Many professionals in Canada are able to incorporate their practices, allowing them to earn income through a corporation. Who’s included in the definition of professional depends on provincial and territorial legislation, but it generally includes regulated professionals such as architects, chiropractors, pharmacists, engineers, physicians, dentists, lawyers, accountants, and veterinarians.
In this first part of a two-part series, we’ll let’s look at the advantages of incorporating.
Often the main reason to consider incorporating is the significant tax advantages. If the professional leaves profits in the corporation to be taxed (versus taking out all the profits as a salary or dividend) she’ll likely owe the CRA less since the corporation’s tax rate on those profits will likely be much lower than her personal rate. There may also be significant tax savings on the sale of the corporation (including the deemed sale on death) thanks to the lifetime capitals gains exemption on the sale of shares. Here are the key details:
Small business deduction
Thanks to the Small Business Deduction (SBD), the first $500,000 of a corporation’s active business income ($425,000 in Manitoba, $350,000 in Nova Scotia) is subject to a low tax rate: a combined federal and provincial rate of about 15%, depending on the province or territory.
So, clients who incorporate and are able to leave some profits in the corporation will get tax a deferral amounting to between 30%-40% on active business income compared to the alternative (taking profits earned in an unincorporated practice and getting taxed at the highest personal marginal rate, which varies by province but often is around 50%).
Of course, when the incorporated client pulls those profits out in the form of either salary or dividends, she has to pay personal tax on the withdrawn income and the tax deferral comes to an end.
Consider the example of Joanne, a dentist with a corporation that generates $700,000 of income. This year she’ll pay herself a $200,000 salary, keeping her corporate income at $500,000—the SBD threshold for her province.
That $500,000 will be taxed at the preferential small business tax rate of 15%.
Joanne will pay tax at the graduated rates in her province on the $200,000 she pulls out of the corporation as a salary. Any additional salary she would receive would be taxed at 47% (the highest personal marginal tax rate in her province). The $500,000 ($700,000 – $200,000) of income she leaves in the corporation will be taxed at 15% (the tax rate on the first $500,000 of active business income in Joanne’s province). The result is a 32% tax deferral on that $500,000 (47% – 15%).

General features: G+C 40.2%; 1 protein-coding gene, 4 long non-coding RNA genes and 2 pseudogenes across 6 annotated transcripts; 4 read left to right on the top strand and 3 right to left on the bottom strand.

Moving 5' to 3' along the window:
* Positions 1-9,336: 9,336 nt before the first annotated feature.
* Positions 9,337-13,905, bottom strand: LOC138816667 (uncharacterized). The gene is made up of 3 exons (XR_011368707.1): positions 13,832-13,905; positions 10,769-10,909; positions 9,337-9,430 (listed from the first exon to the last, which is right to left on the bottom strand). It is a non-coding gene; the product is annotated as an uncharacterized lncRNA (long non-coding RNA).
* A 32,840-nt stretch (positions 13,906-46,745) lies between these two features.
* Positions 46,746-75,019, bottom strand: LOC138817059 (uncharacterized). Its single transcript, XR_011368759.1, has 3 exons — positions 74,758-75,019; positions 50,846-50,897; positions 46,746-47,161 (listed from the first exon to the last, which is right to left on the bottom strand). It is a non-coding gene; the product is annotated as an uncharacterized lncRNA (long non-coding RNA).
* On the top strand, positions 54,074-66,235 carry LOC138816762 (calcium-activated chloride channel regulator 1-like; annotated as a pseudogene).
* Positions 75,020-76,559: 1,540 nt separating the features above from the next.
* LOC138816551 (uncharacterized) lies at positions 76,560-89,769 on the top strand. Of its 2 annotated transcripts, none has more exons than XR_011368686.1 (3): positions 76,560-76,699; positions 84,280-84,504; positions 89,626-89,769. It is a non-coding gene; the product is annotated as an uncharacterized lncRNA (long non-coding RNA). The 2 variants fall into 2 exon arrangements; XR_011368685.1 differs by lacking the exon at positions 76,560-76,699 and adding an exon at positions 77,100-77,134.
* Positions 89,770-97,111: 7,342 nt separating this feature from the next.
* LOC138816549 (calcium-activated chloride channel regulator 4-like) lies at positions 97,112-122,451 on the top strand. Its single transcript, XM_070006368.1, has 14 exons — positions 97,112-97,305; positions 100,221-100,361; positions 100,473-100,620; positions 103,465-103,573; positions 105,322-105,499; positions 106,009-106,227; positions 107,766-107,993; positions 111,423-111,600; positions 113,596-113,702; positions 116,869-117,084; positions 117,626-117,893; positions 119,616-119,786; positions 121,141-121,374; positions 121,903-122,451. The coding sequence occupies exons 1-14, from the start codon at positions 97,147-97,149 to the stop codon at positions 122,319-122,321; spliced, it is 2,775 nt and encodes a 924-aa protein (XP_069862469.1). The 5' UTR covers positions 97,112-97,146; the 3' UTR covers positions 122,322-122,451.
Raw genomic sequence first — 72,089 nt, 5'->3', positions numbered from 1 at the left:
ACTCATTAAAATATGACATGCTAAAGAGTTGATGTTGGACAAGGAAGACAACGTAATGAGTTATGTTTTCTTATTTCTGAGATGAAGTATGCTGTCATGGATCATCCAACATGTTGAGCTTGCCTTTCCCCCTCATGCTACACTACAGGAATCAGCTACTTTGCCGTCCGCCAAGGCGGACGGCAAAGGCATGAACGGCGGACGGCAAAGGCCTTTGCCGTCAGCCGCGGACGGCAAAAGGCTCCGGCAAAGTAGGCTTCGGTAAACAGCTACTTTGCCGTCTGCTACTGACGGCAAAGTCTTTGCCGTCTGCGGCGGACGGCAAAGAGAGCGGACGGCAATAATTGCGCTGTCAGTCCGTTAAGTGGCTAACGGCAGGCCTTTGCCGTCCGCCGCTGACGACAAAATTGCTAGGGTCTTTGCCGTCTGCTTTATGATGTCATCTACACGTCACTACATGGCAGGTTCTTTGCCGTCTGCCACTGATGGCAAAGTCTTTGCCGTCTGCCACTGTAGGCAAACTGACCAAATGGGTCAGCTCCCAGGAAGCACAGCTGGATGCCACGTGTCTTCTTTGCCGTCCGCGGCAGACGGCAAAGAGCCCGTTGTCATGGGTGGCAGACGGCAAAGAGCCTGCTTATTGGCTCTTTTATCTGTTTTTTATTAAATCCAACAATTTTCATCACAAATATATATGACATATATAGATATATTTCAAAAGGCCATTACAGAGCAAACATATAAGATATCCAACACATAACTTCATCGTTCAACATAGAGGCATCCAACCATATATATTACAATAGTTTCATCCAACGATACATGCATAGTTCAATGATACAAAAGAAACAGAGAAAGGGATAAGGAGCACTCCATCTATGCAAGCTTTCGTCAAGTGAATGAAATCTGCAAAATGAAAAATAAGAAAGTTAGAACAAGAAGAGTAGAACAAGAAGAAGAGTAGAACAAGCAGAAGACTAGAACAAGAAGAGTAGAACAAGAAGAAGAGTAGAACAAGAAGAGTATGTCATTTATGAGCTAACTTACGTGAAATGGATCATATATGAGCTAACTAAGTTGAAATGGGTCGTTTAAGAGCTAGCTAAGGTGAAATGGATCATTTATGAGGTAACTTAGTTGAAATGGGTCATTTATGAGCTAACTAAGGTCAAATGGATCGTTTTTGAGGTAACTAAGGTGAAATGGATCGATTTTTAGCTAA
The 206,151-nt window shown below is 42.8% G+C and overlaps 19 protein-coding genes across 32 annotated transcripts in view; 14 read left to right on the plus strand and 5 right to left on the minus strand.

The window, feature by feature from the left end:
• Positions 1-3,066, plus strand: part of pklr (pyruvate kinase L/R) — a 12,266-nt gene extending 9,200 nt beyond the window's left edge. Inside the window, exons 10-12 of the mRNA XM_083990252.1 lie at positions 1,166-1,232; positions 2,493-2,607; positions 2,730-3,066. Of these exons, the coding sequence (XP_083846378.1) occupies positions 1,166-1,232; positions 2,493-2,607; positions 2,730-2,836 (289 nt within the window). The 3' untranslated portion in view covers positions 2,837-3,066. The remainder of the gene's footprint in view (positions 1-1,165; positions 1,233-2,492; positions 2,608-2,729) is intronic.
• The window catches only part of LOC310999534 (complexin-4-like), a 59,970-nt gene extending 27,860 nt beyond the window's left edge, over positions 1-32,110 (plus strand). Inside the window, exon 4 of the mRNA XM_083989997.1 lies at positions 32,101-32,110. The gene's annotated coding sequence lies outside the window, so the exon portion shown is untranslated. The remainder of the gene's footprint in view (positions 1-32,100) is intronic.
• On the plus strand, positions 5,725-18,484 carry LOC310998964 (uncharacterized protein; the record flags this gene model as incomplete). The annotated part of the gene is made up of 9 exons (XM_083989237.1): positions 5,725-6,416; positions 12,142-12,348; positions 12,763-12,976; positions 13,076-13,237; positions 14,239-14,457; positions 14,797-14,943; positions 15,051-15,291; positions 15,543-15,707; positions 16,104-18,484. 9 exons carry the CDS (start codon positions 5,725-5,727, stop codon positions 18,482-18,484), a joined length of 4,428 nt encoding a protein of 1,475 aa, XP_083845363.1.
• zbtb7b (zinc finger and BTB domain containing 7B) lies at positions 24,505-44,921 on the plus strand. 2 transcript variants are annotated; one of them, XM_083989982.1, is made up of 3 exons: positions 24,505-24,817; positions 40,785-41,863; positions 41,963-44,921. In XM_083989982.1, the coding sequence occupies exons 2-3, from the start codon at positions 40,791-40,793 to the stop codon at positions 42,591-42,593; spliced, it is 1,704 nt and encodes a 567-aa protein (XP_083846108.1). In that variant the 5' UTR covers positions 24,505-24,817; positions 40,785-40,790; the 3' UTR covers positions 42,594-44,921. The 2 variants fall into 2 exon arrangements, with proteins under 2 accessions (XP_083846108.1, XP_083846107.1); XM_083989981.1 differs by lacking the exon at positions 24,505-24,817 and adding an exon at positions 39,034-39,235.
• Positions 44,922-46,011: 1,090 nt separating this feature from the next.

When Joanne pulls out the remaining $425,000 ($500,000 – $75,000 of tax) as salary or dividends, she’ll pay tax personally on that income.
Lifetime capital gains exemption
Upon the sale of shares of a qualifying corporation (or on death), the owner can offset the first $800,000 (indexed to inflation after 2014) of capital gains with the lifetime capital gains exemption. No such deduction is available on the sale of an unincorporated business. If the professional corporation owns a practice with a realizable value and the owner can sell the shares of this corporation in the future, this is a planning opportunity that shouldn’t be missed.
Income splitting using professional corporations
In a regular corporation (family owned and operated) it’s common to have family members as shareholders. This provides income splitting benefits, since dividends can be paid to family members and taxed in their hands. This isn’t always possible with a professional corporation.
Provincial legislation may restrict share ownership to members of the profession. For example, if a lawyer in Ontario incorporates, all of the shares of the professional corporation, whether voting or non-voting, may only be owned by him or her or other lawyers.
However, many provinces offer more relaxed share ownership roles by family members of specific professionals. In Ontario, for example, physicians and dentists are permitted to have family members (spouse, adult children, or minor children via a trust) own non-voting shares in the professional corporation. In such situations the professional owner can split income through the corporation by paying dividends to shareholding adult family members. Individuals should check with their governing body to determine what, if any, restrictions apply.
Even though it may not be possible to income split by sprinkling share ownership among family members, there are other income-splitting techniques. An easy strategy is to hire family members to work in the business. So long as they’re paid reasonable wages for the services they render, the wages are deductible from the corporation’s income, and are taxed in the hands of the family members receiving them.